Author + information
- Richard A. Lange, MD⁎ ( and )
- L. David Hillis, MD
- ↵⁎Reprint requests and correspondence:
Dr. Richard A. Lange, Department of Medicine, University of Texas Health Science Center, 7703 Floyd Curl Drive, MC 7870, San Antonio, Texas 78229-3901
According to the Agency for Health Care Research and Quality, “comparative effectiveness research is designed to inform health-care decisions by providing evidence on the effectiveness, benefits, and harms of different treatment options” (1). The data derived from clinical registries play an important role in assessing the effectiveness and appropriateness of various treatments, and their use is likely to grow in light of the increasing focus on assessing and improving healthcare delivery and performing comparative effectiveness studies. Such clinical registries capture data that reflect “real-world” clinical practice in large patient populations (2). Whereas most randomized controlled trials examine treatment effects in highly selected patients who are enrolled and studied at a limited number of sites and followed for a relatively short time, observational clinical registries often include data from larger numbers of patients with more heterogeneous characteristics, many of whom are traditionally underrepresented in randomized trials (i.e., women, elderly, minorities, patients with various comorbid conditions, and so on); these subjects often are gathered from a large number of sites and are followed for a relatively long duration. Although the data from observational clinical registries are not designed to replace those that are obtained from randomized controlled trials, they often offer insights and information that are complementary to the results of such randomized trials.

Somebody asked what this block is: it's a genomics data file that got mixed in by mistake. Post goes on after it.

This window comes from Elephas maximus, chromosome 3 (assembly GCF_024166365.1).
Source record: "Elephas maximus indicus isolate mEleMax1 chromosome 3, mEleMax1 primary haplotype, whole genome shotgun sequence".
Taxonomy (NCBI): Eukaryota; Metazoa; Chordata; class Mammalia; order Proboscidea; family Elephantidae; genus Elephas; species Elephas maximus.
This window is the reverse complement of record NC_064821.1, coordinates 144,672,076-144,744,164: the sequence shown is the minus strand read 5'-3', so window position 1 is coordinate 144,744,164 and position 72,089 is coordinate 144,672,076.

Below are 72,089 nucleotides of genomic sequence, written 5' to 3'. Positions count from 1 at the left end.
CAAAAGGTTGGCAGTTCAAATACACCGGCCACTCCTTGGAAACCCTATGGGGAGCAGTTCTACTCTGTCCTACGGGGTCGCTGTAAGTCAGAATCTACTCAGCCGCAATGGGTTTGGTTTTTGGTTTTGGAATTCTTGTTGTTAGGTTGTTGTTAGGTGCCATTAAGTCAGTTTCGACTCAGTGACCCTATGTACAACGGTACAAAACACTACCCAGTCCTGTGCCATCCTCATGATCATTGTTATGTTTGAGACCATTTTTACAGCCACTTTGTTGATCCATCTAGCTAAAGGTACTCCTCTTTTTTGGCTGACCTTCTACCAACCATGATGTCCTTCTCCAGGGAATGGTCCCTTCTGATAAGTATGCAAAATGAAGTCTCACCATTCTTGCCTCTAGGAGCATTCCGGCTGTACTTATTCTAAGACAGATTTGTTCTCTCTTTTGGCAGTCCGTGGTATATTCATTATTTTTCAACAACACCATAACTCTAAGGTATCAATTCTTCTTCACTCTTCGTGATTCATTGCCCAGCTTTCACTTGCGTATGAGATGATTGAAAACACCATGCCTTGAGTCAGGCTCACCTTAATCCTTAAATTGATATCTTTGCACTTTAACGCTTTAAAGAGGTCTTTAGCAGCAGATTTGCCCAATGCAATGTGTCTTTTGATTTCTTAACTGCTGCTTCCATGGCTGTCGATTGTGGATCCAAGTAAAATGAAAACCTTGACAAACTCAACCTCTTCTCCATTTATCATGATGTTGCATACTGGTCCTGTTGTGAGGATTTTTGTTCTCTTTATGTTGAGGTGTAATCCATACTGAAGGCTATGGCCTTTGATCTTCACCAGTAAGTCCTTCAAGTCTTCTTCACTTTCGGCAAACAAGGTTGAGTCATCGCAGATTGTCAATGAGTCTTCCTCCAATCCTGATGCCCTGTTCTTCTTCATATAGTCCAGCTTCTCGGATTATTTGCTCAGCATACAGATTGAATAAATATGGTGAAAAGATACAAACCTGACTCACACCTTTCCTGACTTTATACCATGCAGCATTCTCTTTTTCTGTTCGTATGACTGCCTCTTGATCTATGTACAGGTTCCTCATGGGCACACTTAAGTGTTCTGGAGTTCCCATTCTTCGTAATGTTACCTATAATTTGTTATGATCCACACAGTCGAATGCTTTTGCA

The major limitation of data obtained from observational clinical registries is that differences in baseline characteristics that are often present because the patients are not assigned randomly to a particular treatment (i.e., known or unknown confounding factors) may affect the treatment choice, leading to treatment selection bias. Accordingly, several statistical tools, such as multivariate adjustments based on regression analysis, stratification by background characteristics, matching techniques, and propensity scoring, are utilized in an attempt to “balance” these baseline characteristics (e.g., biases) in the nonrandomized subjects. Although the statistical methodologies that are employed in an attempt to overcome these potential biases have become more robust, they nonetheless continue to be limited by a reliance on measured variables, which are typically traditional risk factors. In this issue of JACC: Cardiovascular Interventions, McNulty et al. (3) draw attention to the consequences of this limitation in assessing the comparative effectiveness of percutaneous coronary intervention (PCI) versus coronary artery bypass graft surgery (CABG) in patients with unprotected left main (ULM) coronary artery disease (CAD).